Afternoon Tea #1

So with the long walk out of the way, we moved onto the big dinner and alcohol portion of the evening.  We wandered around the nearest grocery store for a while and came up with an odd array of snacks: Welsh Caerphilly cheese, mushroom pate, parmesan and poppy seed twists, fresh fig and French wine.

Fancy pants dinner

And the plan worked! After a solid night’s sleep, we headed out early(ish) on Sunday to the Portobello Market in Notting Hill, the neighborhood just to the west of my place.  The market is touted as the world’s largest antique market, but also includes food stalls, a market and new goods and runs along Portobello Road for a little over a mile.

Jewelry at Portobello Market

Portobello Road Market

Churros and Chocolate at the Portobello Market

Donut stand

Suitcase drum!

Crepe stand

After the market, we hopped over to Covent Garden for our official fish and chips experience at a “chippie” that’s been open since 1871, when it was the third shop ever in the city.  Then we strolled around Covent Garden, walked to Trafulgar Square and then over the river to the Southbank.  On a split decision, we decided to hit the London Eye at night.  It’s the largest Ferris wheel in Europe, standing at about 450 feet tall. The capsules hold up to 25 people each, and there are 32 capsules total.

London Eye from Waterloo Bridge

London Eye and Big Ben (to my left)

On Sunday we went to Buckingham Palace to see the changing of the guards ceremony.  Again, mom was not impressed with the palace.  It’s only 830,000 square feet of living space with 750 rooms. Psh.  The ‘crowd control’ guards were super nice and quite entertaining, joking with the crowd and giving us clues on when to look out for something, and even bringing over a horse guard for a girl in the crowd to pet.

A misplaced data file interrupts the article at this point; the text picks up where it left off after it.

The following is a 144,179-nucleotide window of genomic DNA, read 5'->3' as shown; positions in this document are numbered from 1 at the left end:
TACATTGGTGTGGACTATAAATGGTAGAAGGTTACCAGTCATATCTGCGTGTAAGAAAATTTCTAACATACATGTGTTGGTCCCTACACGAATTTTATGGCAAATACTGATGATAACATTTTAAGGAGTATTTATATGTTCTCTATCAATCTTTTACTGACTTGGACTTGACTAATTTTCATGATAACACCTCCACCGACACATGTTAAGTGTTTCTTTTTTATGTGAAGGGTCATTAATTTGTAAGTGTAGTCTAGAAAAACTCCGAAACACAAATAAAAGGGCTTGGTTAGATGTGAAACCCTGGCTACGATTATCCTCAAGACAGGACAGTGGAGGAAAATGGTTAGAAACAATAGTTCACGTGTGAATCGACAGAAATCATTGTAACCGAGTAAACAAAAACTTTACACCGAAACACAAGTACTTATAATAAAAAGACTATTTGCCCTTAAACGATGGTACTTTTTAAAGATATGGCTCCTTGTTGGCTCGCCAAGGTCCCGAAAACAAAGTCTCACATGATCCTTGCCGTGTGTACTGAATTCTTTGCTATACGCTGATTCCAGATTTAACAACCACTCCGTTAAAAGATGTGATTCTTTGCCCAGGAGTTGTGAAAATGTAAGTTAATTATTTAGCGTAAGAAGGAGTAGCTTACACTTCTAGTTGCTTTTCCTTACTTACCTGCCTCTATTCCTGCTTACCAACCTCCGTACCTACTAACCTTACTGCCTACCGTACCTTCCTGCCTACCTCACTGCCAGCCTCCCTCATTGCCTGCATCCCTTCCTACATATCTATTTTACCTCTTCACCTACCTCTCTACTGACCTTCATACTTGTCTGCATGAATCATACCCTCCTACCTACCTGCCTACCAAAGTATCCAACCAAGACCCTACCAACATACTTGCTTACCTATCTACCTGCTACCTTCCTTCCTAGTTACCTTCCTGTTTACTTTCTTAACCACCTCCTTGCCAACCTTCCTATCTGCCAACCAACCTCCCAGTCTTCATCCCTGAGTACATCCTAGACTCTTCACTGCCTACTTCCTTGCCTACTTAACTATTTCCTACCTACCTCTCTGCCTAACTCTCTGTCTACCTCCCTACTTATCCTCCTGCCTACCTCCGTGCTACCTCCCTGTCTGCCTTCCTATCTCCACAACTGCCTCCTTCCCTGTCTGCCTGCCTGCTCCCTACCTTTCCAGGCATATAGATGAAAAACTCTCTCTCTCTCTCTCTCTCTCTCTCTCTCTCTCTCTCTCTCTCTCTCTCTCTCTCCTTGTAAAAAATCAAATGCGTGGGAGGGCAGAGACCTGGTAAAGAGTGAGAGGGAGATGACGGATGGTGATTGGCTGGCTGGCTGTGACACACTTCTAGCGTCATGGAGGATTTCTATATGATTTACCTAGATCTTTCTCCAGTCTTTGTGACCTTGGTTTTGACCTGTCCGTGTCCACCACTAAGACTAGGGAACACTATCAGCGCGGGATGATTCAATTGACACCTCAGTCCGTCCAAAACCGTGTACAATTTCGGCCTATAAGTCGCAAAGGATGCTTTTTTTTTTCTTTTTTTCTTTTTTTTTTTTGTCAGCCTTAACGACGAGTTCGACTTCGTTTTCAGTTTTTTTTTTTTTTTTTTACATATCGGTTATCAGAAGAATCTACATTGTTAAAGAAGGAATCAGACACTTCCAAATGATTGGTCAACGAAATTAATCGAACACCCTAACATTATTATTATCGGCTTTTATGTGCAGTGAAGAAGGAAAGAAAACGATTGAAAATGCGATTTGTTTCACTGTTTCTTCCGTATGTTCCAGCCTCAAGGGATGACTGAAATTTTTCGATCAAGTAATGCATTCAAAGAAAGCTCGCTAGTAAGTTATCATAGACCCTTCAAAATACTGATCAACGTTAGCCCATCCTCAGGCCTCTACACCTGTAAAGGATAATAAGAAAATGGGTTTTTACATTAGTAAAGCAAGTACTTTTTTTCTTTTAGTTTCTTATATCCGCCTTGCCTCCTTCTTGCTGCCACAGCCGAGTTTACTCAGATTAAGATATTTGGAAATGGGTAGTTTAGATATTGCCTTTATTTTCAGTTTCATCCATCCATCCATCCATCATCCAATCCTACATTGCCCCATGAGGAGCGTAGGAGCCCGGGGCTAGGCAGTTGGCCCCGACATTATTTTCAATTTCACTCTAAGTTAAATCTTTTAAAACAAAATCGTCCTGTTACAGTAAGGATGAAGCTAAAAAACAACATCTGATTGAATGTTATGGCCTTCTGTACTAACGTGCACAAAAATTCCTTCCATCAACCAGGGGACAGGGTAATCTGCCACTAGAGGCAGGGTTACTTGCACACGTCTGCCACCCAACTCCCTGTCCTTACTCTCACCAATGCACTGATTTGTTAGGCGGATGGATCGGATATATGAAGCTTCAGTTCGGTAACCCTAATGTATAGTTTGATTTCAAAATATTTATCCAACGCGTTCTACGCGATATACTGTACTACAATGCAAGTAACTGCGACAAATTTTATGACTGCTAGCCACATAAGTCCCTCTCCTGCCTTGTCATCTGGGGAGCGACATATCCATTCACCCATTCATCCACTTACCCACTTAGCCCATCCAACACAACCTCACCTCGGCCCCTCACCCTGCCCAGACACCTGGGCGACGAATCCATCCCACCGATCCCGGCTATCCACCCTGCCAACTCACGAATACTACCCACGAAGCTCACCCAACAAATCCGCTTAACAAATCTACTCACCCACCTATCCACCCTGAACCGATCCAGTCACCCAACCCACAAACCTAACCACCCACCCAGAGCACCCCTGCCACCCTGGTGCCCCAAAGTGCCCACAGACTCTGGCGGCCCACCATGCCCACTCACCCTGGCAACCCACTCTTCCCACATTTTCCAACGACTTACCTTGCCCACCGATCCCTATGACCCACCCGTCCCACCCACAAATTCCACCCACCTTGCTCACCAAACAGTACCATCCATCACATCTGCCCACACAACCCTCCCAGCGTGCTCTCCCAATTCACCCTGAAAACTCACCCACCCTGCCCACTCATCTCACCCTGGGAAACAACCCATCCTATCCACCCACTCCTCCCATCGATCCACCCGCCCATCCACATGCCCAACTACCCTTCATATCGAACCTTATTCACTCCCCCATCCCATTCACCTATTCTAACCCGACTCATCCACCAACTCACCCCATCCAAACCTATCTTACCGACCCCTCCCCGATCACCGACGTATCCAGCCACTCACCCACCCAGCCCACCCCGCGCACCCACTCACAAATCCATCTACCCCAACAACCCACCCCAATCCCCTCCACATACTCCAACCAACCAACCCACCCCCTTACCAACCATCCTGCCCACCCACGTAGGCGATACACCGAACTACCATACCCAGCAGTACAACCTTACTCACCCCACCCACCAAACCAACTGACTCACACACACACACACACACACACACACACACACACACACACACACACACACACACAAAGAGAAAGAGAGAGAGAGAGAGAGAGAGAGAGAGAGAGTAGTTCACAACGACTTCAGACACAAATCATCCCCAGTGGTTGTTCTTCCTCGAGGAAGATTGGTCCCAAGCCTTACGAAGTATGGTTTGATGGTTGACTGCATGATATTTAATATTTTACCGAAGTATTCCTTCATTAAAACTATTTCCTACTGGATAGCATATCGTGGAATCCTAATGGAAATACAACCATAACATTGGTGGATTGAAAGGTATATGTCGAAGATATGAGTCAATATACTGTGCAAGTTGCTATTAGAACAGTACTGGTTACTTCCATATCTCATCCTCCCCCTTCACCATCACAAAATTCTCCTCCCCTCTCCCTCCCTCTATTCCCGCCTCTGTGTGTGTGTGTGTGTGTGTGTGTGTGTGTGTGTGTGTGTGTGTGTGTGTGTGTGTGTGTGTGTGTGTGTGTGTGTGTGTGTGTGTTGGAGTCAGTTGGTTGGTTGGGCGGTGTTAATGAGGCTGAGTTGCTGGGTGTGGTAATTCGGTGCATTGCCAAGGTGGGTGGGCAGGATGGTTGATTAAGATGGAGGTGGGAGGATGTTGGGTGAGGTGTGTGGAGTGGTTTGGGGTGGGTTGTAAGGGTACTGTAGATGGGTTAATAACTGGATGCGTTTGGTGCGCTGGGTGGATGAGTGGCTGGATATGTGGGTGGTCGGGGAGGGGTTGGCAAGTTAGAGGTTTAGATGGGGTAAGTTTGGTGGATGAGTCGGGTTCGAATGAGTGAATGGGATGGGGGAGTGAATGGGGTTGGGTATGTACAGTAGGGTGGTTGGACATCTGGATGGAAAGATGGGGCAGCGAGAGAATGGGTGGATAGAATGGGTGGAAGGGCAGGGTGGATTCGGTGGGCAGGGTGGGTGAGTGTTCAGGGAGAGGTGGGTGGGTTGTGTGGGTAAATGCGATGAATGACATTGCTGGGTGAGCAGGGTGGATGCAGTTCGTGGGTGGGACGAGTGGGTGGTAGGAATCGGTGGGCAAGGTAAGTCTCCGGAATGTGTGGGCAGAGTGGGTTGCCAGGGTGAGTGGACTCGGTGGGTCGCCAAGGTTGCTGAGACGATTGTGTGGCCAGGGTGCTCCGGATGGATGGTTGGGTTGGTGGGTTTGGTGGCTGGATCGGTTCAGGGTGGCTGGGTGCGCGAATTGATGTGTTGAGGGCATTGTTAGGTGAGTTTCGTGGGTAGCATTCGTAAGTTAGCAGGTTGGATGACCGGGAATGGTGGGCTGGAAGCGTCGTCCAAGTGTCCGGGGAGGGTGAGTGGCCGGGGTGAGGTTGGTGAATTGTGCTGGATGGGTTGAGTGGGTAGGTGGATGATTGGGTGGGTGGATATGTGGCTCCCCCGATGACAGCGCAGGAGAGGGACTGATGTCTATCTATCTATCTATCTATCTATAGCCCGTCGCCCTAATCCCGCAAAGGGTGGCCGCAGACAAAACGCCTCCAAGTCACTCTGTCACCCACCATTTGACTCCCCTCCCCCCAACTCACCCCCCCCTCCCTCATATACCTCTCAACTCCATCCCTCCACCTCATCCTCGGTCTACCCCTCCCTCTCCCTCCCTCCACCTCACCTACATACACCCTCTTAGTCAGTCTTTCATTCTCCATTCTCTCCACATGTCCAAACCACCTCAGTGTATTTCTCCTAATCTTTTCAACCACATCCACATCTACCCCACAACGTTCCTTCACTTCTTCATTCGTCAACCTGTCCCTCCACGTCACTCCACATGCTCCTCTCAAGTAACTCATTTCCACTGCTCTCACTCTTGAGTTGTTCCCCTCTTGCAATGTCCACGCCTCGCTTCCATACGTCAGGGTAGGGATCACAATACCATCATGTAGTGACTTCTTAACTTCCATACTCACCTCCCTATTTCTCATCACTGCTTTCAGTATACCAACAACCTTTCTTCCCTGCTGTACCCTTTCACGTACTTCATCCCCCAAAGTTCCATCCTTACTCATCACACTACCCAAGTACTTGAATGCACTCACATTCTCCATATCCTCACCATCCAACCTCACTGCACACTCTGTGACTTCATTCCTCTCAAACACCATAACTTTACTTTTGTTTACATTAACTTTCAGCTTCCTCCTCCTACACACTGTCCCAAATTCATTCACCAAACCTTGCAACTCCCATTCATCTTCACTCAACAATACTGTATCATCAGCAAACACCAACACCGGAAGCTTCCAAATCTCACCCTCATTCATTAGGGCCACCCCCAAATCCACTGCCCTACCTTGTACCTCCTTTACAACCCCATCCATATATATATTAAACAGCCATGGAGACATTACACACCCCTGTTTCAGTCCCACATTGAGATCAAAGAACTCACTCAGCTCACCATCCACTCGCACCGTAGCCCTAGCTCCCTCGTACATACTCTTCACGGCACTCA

Buckingham Palace Changing of the Guards

Buckingham Palace Changing of the Guards

Changing of the Guards

After the ceremony (one of those tourist things you HAVE to do, but don’t get much out of, we agreed) we walked to catch a boat tour on the Thames River (which runs through the city from west to east, roughly).

Royal Horse Guards

St. Paul's Cathedral

Houses of Parliament and Big Ben

River Cruise

I ended up giving in on the movie, in fact, it started sounding like a good idea.  So we hit a cinema down the road in Notting Hill.  It was built in 1898 as a theater (like for plays) but turned into a cinema when the West End took over the market for theater. One of the screens is quite grand, with three tiers of seating and old (lumpy) seats.  Definitely a cool venue.

Coronet Cinema

 

On My Way Home

November 16, 2011

After two months, I’ve walked nearly every street in West London on my way home.  I try to pick a different path everyday, but one of my favorite routes takes me past Trafalgar Square, Big Ben and Buckingham Palace, and through St. James, Green and Hyde Parks.

 

Trafalgar Square

 

Royal Horse Guards

 

St. James Park

Buckingham Palace

Hyde Park

 

Welcome back!  Thanks for reading the blog for this round of adventure.

Enlarge the above map for a visual reference of King’s in London!

I’m about to begin a postgraduate program at King’s College London, which was founded by King George IV in 1829 as a response to the brand new London University (now University College London, still our arch rival), or the “godless college in Gower Street”.  London University was founded as a secular institution, supported by Jews, utilitarians and non-Church of England Christians to educate those who couldn’t attend Oxford and Cambridge because they only accepted wealthy Anglicans.  Obviously this secular university was unacceptable, so the King and the Duke of Wellington started King’s as a counter move, accepting only the traditional wealthy, Protestant folks.  After a dual between supporters of the opposing universities (it was a draw), the issue of religion fell largely to the wayside, and during the 19th century, King’s College pushed social issues by opening the university to women and accommodating the working class with evening classes, thus ultimately becoming tainted with the underbelly of society the King & Duke were trying to exclude.